Time is the enemy.
"Private jets are not what you do because you want to have fun, they're what you to do to save time (time = money). You do the math: a private jet makes sense if it saves you x amount of time and your time is valued at y."
Economy is hell.
"The first few times it's really nice to fly business class. Then you get used to it. Then it's nothing special anymore, but suddenly economy class (which was fine before) feels like crap. This adaption is dangerous because if you indulge, you won't be any more satisfied in the long-run, but your standards will go up and you become incompatible with what's normal for everybody else."
You can comfortably donate money to charity.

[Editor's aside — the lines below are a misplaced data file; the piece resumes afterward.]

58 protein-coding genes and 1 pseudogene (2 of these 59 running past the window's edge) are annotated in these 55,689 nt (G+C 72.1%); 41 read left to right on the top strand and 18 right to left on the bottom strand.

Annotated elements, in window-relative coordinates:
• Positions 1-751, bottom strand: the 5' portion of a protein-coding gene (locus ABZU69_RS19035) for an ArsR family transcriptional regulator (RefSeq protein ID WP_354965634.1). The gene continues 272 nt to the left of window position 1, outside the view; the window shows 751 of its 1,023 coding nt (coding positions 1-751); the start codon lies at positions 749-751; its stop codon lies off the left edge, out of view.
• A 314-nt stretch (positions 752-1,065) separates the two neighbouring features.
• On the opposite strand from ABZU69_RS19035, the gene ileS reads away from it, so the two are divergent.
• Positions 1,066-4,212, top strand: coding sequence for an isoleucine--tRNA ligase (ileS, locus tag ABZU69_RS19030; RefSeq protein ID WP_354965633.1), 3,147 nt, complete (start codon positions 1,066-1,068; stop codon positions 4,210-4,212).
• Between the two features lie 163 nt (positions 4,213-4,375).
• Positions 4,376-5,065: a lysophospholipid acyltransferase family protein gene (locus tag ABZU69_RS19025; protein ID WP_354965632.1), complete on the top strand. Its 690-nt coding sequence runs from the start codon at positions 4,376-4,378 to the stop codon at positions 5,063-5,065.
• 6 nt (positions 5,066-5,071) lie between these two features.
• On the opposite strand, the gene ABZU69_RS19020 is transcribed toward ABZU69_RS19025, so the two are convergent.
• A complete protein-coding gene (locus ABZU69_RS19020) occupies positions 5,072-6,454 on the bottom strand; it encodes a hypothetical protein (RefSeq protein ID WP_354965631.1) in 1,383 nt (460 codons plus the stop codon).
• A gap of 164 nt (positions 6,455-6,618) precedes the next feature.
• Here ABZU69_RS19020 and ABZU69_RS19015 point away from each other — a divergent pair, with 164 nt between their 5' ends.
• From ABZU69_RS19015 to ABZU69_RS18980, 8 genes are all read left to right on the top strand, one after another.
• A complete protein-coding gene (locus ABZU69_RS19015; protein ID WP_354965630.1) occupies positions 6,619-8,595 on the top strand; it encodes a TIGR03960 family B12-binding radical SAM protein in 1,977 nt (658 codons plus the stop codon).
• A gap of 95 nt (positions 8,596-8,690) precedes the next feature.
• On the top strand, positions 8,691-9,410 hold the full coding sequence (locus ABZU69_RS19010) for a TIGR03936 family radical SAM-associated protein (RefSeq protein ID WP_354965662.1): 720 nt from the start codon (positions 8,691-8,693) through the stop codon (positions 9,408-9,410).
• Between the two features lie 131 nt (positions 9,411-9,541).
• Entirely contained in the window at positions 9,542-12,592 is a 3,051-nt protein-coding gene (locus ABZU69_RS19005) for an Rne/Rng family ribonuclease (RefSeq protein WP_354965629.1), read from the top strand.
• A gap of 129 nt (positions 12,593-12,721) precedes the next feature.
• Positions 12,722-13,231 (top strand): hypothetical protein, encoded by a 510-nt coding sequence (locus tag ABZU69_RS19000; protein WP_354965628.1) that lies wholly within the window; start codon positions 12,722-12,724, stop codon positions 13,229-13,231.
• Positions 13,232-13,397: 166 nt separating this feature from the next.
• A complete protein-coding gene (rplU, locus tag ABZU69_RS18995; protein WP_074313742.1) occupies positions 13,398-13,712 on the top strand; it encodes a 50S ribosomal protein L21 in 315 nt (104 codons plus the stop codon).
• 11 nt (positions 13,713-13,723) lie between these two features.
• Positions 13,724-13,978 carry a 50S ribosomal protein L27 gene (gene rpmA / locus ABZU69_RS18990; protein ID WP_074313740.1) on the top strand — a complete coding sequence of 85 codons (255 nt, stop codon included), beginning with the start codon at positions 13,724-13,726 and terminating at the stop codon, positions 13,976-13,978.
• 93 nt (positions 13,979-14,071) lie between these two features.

"In my profession (entrepreneur) it turns out that making money is one of the by-products of being successful, so if I keep doing my job well it will likely result in making more money. Which I'm going to give away to charity, along with all of my extra millions (I've already given $5M and counting) after keeping enough to generate an "annuity" to support our very lovely lifestyle (around $250K/£170K a year after taxes) and saving for the kids' college funds."
You make a lot of new friends (kind of).
"One thing I can say is, always remember the people that were there before you were a millionaire, the people that helped you to get where you are. The biggest change I've noticed is the people around me (general acquaintances, not close friends/family), when they find out I'm well off, they just try to flatter me, blowing smoke up my rear."
You can hit your bucket lists, hard.
"I had been postponing so many experiences with the idea of 'doing it at some point in the future when I made it' that I just started tackling them one by one. Superbowl. Sundance. SobeFest. Africa. A month around Europe. Three-star Michelin dining."